ANGRY protestors told yesterday how they are sick of "a one-sided approach to justice".
Standing outside Belfast High Court yesterday, a group of more than 30 people, many of whom are associated with Families Acting for Innocent Relatives (FAIR], turned out to support Willie Frazer as he launched a High Court bid to activate a civil action against Deputy First Minister Martin McGuinness.
Mary McCurrie, 59, whose father James was murdered by the IRA 40 years ago on Sunday, said she joined the protest "to support Mr Frazer and the people from FAIR because these people have to be brought to justice".
Miss McCurrie said: "If I could do it I would bring the IRA commander on the ground on the night my father was murdered to justice. His 40th anniversary is on June 27."
She added: "The IRA are a terrorist murdering organisation and they need to be brought to account and that is why I am here today."
Ex-UDR soldier, Pastor Barry Halliday, 42, from south Armagh, said he joined the protest because many of his friends and neighbours were murdered by the IRA.
"I lost three in the one night in the Glenanne UDR centre," he said.
"I am here as UDR man and as an Orangeman. I am here because I resent Martin McGuinness being in government and I am determined to spend as much time as necessary to get rid of him.
"So much money was spent on the Saville report and look at the way republicans got on after it. It is time we stood up and did something."
Former RUC officer, George Thompson, 84, who was serving in Londonderry on Bloody Sunday, said: "I am here to protest today against why so many million was spent on one inquiry and all the others are forgotten."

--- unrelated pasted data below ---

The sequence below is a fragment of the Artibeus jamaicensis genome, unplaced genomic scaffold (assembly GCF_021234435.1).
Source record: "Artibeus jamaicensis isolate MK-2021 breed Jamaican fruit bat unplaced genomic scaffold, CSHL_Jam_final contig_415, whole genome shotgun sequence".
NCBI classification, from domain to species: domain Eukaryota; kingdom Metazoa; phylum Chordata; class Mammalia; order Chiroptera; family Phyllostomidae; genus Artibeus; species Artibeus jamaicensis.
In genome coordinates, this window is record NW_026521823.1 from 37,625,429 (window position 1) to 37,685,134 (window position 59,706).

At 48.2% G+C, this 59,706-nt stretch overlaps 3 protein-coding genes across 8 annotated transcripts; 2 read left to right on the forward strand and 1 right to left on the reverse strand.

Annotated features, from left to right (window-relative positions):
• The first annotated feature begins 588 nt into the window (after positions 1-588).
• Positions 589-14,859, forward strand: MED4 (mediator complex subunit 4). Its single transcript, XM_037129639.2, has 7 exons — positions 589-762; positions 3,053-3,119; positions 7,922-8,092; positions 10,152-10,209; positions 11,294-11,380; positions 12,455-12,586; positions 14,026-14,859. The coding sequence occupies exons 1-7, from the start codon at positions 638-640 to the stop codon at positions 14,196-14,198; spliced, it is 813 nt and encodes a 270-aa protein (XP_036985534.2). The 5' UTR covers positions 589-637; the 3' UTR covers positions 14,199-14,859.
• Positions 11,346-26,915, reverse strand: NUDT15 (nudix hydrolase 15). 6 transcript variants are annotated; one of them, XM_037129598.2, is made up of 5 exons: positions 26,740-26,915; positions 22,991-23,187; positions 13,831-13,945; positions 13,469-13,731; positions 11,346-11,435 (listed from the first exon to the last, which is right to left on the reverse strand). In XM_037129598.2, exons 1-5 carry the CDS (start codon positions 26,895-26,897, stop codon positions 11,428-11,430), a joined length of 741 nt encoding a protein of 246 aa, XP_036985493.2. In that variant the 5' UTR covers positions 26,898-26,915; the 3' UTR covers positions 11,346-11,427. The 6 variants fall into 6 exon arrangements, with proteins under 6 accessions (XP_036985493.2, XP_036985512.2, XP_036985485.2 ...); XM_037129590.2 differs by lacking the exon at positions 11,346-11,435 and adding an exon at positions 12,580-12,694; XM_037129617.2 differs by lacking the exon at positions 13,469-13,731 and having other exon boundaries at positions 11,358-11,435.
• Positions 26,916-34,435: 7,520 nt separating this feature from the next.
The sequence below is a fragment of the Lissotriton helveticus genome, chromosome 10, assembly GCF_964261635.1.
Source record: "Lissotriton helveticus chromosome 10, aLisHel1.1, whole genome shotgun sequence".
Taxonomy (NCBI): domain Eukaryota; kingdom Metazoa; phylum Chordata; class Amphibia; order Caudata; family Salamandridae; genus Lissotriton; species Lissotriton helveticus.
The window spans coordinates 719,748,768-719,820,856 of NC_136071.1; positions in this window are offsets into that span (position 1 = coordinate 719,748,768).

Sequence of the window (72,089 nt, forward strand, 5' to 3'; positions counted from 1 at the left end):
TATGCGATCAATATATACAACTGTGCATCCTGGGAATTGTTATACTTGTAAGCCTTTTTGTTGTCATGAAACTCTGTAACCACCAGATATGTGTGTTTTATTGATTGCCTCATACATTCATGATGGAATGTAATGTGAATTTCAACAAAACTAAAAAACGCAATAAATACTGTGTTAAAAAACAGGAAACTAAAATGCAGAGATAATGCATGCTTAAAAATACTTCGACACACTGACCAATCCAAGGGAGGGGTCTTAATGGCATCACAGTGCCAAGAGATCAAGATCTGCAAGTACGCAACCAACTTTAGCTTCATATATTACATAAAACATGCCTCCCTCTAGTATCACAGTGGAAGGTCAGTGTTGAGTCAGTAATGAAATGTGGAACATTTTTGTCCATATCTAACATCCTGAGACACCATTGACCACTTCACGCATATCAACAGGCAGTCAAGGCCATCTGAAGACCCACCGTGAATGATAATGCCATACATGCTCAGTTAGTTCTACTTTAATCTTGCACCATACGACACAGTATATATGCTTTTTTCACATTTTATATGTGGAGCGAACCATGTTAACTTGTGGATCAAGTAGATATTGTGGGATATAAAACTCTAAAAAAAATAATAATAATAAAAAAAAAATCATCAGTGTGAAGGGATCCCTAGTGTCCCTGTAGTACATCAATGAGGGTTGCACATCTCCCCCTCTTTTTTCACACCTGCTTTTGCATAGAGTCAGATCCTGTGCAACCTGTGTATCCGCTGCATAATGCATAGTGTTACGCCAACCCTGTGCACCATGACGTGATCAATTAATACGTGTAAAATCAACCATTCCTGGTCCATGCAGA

Mr Thompson, from Donaghadee, said he wanted to know why Martin McGuinness was never questioned about his activities in the IRA.
"Why is it if Martin McGuinness admits he was in the IRA, why did no-one ask him if he ever shot a policeman or anyone else. Why wasn't he questioned?"
Another former RUC officer, 60-year-old Sam Malcolmson from Newcastle, who was shot in the back by the IRA, said he chose to support the writ from FAIR because "individually, no-one gets anywhere".
Mr Malcolmson said: "What came out of the Saville inquiry made people come out today. We are fed up with this one-sided justice.
"You could spend another 200 million and do Kingsmills and the other incidents around south Armagh. The murder at La Mon in Comber has been completely forgotten about."
Afterwards, Mr Frazer said: "When his writ is activated there are people prepared to come forward, including a Catholic family, who have information which would make the hair stand on the he back of your neck. Proceedings are now under way